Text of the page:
na happen you know if they're going to exchange gifts I don't even know who's going to bring the gift over I just know that they're exchanging it if the bride's going to right a note to the groom I could just film it I can't say like okay write this and this going is going to look good if you write this you know I already have the word scripted and whatever happens happens and I can't I can't pose that I can't direct that I can only control the environment where that's gonna happen that's if that's what's considered pose then yes you know we pose but it's not posed its control just remember that it's just it's just controlling it's controlling uh area that that stuff is gonna happen we'll talk about this be efficient as possible always remember this we need a lot of content for these films a lot of content you have to think fast sometimes and you have to visualize when you're shooting because how many of us are doing how many of us get in the habit and they had it to do a little mini sequences where we kind of pieced together shots to make it look like there was more than one camera in the room when there really wasn't we all do it so you have to kind of visualize sometimes in and you're you're almost piecing together this puzzle in your mind like okay I have this medium I have to piece it together with this maybe like a like a wider shot or a tighter shot or a macro shot just to just to create that little mini sequence that I'm trying to produce for the film so sometimes you just have to sometimes just have the visualize now when we talk about control I want to get into later on today we're going to talk about first looks first looks are very important to us why number one again we can control where it happens we're going to control the first look like we're not going to tell we're going to tell the bride and groom how to react when they see each other because that would just be fake we can just control where it's gonna happen and remember you want something where there's even light always you know when we talk about lighting always don't just look for light because most of the light that were dealt on a wedding day is what type of light hard light harsh light you know it's it's twelve o'clock light one o'clock two o'clock three o'clock four o'clock five o'clock magic hour is happens one last hour of the day right that beautiful lighting either in the morning which I don't want to get up that early but hopefully it's like a sunset situation where it's like literally the last hour of light during the day so most of the day you're dealt nasty harsh light hard light that cast hard shadows and things like that um you know so it's not that flattering really too to the couple or the image itself so you're always looking for a nice soft light it and sometimes you can do that sometimes you do that you know it's an overcast day you have a nice bed of soft white and things like that but sometimes if you're in kabul mexico there's no clouds you know there's just that orange eagle in the sky killing you so here's uh here's a sample of a first look situation and ah first look I could feel myself and we'll get into um actually camera positions and all that for first looks later on but I just want oh I want to show you this so you can see that nothing is even it's not pose it's not set up it's not directed it's just you're you're really controlling the environment that these things were gonna happen and later on we'll also take a look at some actual first looks from different camera positions so you can get a good idea of what the lighting should be like in all angles because like that if you're if you're shooting a first look from like two three different angles all two or three different angle should have nice even lighting you know or some good lighting that you could work with so this is this this is ah one camera angle from the front and a bright here had a long walk she had a long walk and this is all just raw footage so I have her there I know I have a shot from there and then here I'm going to move and this is just all raw footage there's a lot of moving around because I know she's coming around the corner now so now I'm gonna create another shot instead of just keeping this one shot on the groom the entire two minutes that it took her to walk up you want to compose their she comes around the corner I pan up and now I have another shot and then I'm gonna rack focus here and then I have another shot and then I can rack focus back to her then I have another shot so this whole time I'm just creating content and right there I probably have another shot you know so every now moving don't just stay there don't get tunnel vision like oh my god I can only stay in this one position move around because you're trying to create all these different shots and all the while I have a side camera that's static that has the entire sequence title you know this is just an active camera I'll have a static camera that's just kind of capture everything as it unfolds but I'm able to cut back to this active camera when I can and post so now we'll look at it uh in a second here we'll look at it cleaned up well a shot so this is all raw and now we cleaned up the shots and now you can almost count how many different shots we have we have one they released we have two three four five six seven eight even nine ten and we're not going to use all these shots imposed but we have it in our arsenal and I can cut I cut all these shots together with my white shot that was just static the whole time that's uh so we end up with and this is not even including the audio that they spoke this was just the shots okay but I have all these shots is just visual iconic so when I get in when I talk about um highlights you know producing highlights or trailers or films I could use half these shots in the trailer and half the shots in the main feature and they looked entirely entirely different like it's the same event but they look entirely different questions that was awesome cool that was fantastic really great so I want to take it to our in studio and if you guys have any questions now's a good time perfect then they dio great have one suspect everyone's asking the same thing how how did you deal with the dress that fell the one that hunk is I mean I'm too scared to even moved the plates to esau always a bridesmaid or someone today so you didn't see me moving the bride's dress assuming that you were part of that yeah you just re hang it I mean here's the reality the bride sure is going to get dirt on the day obviously you don't want to destroy the bride's dress that was kind of unexpected it was kind of like a joke clip that I put in there trust me we didn't mean to uh kind of drop address but but things will happen you know think yeah would you explain but if you had to would you say something to the braid or would you just the book that this restaurant faces fade away because there was no there was no dirt on the dress and generally like well we'll pick a spot whereas if it did fall it wasn't like mud or water or anything like that you know so definitely common sense applies like when you're dealing with a bride shoes you know like if she has a twenty thousand dollar pair of shoes and you're in a high rise maybe don't want to be hanging off the balcony for a shot you know things like that or her rings you know doing a ring shot like right on the edge of a balcony um yeah but there's been trust me I've heard worse horror stories where brides rings have been lost you know doing creative shots and things like that and dresses have been set on fire and you know they were too close to a candle and you know it kind of caught on fire not one of my weddings but there are horror stories out there you know so yeah I like really like the point you made about editing makes you a better shooter because I've noticed I'm still doing just stills but I know the moment I shifted to really wanted to focus on album layouts doing that similarly helped me my big question you were saying earlier you don't do the eye piece is obviously to miss the periphery but in a lot of these even the prep there's a moving camera plus a moving subject and you still get that tack sharp focus it's kind of impressed by that I don't know how how I would begin to achieve that is itjust practiced or do you just practice and sometimes hears only thing you're looking for is what we talked about before was a three to five second rule in in the edit honestly I just need two to three seconds so it's two to three seconds that aeryn focus sometimes you get lucky and you hit you nail it you know and sometimes maybe just end up with a second or two you know but you're just looking for that two to three seconds maybe maybe that air just like tax sharpened focus and a lot of it sometimes is just it's practicing the movement like like you saw that string of brought a prop shots I cut out so much like a fight if I got left with a hundred shots maybe like forty shots were no good so even in the bridal prep you don't use like a lens hood or any of that kind of coming it's just literally it's a cameron amount of pot I don't use any additional gear the only additional here that I would uses the camera microphone if I want to start recording some some natural audio thank you yeah you're a first look are you always only shooting up by herself no I'll generally if I have somebody else with me and generally jessica's with me and what she started doing recently was and we'll take a look at the first look that way did to get it together recently we'll leave the side camera kind of static I'll be the main angle and should be with a mono pod off to one side maybe just looking for an interesting shot you know maybe shooting through some foreground or some shrubbery or some greens things like that just things to kind of add content and add interest to the shots but but generally I could shoot I've shot a first look for myself with no problem you know because you have a static camera which is going to cover you the whole time it's not going to move let me tell you something static cameras are better than second shooters number one yeah on serious number one they're free they remember when they're free number two they never move and for a wedding dave you think about it most times that you have a camera set up your bridegroom's not moving and the camera's not moving so why do you even want you once you're in focus and you've set your composition why do you even need an operator there you're having an operator there on ly puts you in a situation where now they might fiddle with the camera they might fiddle with your solid shot so in the main shot when I was kind of like transitioning from shots shot if I had a second shooter there and he fiddled the camera when I needed him to be solid then I kind of like you know I tell you sometimes and we'll talk about this when we get into life shooting the ceremony and reception sometimes it's better just to have nobody than toe have somebody static camera is better than most second shooters I'll tell you most people at home and here we'll we'll agree that at some point you you've dealt with some foot footage where you just kind of wished there was no operator behind the camera you just wish it was just left alone and remain static yeah I had a quick question about when you were talking about preps and you were doing some of the close ups of the brides in the stylist how do you deal with talking heads where the bride or the stylist just will not stop talking and you know sometimes you don't want the lips moving because you're not going to use the audio and I've got to get all of them I get it all the time and and sometimes I have to redo shot so many times because I'm just waiting for the moment where you know cause I can't tell him hey can you be quiet can you not have a conversation with a bride sometimes you get makeup artist that just talk entirely too much you know so but I just I've never encountered a situation where I've told them toe like be quiet I even have one in south for she is a chatterbox on guy still find the the room to at least get a couple seconds worse she has to breathe you know like inhale because you literally see your eyes it's like nonstop so I get what you're saying I don't like thea I don't like the chatterbox either especially when I'm doing candid shots of the couple or maybe like some visual eye candy shot of the bride I would just tell her I said I said I don't need you talking really just kind of be happy you know being happy smile with your eyes things like that but but I don't really I'm not going to use the parts where you're talking because the viewer of your films not gonna be able to see what you're saying so it's always best just to kind of you know just be happy enjoy each other interact and things like that but try not to talk too much you know especially like if they're if they're walking down a pathway and walking back things like that you're just trying to get the candid emotions on sometimes you want to have a conversation like oh my god you know this and that and dave's here you know we were out drinking and this all right all these things that you're not going to see in the film or you're not going to be able to hear in the film but you're gonna be able to see these malls movie it really is I think disruptive to the flow of the film so I'll always tell him in that situation but during perhaps I just kind of I let it flow you know let it flow and hopefully but like my my tenth wasted shot I get a shot of them you know not talking yeah yeah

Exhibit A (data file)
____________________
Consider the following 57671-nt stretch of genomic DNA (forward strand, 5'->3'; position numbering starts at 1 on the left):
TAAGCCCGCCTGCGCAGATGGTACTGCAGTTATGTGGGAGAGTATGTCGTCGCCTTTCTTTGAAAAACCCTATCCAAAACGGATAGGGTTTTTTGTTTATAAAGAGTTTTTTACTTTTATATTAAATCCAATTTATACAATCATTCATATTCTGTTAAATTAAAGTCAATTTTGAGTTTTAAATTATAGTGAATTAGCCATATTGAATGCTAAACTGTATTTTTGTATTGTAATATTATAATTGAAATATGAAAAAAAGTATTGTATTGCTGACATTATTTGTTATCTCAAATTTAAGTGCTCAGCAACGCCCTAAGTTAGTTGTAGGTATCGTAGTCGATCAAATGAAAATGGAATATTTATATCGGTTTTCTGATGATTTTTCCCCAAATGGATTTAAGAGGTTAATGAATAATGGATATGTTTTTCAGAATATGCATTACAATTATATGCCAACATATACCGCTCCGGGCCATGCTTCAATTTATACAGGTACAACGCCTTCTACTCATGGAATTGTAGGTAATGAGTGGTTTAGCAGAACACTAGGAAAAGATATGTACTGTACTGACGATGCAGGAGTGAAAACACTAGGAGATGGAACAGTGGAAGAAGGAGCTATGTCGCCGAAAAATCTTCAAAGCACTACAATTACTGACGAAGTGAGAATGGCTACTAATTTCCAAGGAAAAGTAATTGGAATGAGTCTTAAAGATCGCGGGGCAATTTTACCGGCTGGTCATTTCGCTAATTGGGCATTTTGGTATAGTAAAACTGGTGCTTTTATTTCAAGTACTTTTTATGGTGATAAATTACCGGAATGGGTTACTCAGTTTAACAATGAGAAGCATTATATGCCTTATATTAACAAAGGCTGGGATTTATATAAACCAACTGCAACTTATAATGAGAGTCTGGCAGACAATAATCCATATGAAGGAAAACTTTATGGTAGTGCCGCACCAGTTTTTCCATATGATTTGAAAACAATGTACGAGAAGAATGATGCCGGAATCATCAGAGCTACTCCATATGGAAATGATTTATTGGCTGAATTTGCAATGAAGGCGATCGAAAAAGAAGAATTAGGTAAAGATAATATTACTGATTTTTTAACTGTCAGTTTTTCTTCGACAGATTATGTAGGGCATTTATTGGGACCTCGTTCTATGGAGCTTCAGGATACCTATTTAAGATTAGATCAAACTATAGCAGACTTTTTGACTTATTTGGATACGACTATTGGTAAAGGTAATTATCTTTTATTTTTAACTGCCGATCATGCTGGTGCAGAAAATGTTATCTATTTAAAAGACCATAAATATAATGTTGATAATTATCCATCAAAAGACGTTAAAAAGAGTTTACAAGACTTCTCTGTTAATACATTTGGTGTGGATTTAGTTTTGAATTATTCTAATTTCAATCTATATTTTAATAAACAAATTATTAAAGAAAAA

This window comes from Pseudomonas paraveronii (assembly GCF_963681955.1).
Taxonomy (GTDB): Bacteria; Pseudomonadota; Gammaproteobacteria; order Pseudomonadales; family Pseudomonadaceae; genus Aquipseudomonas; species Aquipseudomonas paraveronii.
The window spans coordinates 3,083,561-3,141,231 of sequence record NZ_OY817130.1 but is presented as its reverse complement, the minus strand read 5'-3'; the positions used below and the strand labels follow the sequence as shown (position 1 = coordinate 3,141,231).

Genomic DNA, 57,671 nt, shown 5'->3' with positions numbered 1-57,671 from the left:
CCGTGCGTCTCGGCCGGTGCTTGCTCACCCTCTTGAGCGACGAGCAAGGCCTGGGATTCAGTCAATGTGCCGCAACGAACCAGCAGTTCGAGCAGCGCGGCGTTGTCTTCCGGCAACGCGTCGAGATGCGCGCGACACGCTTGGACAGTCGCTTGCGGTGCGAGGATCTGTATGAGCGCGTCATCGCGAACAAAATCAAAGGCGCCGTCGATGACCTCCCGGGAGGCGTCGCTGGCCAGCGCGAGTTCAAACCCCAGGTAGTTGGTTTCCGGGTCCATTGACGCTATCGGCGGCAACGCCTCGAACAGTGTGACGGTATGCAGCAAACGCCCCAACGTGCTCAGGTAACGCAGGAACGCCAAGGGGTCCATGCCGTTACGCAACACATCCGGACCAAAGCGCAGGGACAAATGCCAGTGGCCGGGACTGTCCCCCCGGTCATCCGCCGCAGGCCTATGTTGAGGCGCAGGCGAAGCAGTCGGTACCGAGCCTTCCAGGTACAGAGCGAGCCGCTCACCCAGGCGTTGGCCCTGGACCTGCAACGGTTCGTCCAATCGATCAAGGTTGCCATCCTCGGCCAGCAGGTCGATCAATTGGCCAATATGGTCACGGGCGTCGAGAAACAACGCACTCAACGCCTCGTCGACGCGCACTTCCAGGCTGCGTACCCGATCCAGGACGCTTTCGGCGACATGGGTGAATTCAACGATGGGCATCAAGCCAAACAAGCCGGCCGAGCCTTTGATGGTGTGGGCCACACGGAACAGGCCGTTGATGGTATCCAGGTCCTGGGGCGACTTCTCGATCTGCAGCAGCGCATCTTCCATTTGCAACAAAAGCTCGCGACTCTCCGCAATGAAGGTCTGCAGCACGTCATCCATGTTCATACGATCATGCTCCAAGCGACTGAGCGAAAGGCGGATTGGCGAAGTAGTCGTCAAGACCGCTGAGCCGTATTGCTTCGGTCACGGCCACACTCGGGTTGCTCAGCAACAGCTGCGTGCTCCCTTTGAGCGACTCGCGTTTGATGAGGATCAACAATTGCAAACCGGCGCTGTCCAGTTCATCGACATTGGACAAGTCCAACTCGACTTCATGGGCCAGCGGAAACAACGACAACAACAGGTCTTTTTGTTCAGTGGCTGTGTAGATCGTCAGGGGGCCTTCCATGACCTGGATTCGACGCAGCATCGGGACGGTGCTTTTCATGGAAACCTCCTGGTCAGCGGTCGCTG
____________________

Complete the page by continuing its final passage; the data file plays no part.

Class Description

Ready to find out what separates wedding videographers from sought-after wedding cinematographers? Join acclaimed event cinematographer Ray Roman for a crash course in wedding cinematography.

As he shares what he’s learned about filmmaking working with NBA All-Stars, high powered CEOs, and everyone in between, Ray will guide you through every stage of filming a wedding, from first looks to post-production. You’ll learn about the key gear needed for documenting weddings. Ray will cover basic film structure and time-shifting methods. You’ll also explore both basic and advanced composition techniques that you can easily integrate into your workflow. Ray will also share his proven sales and marketing techniques for connecting with clients and turning consultations into sales.

By the end of this course, you’ll have the skills you need to market your services, capture weddings on film, and give your clients a jaw-dropping record of their once-in-a-lifetime event.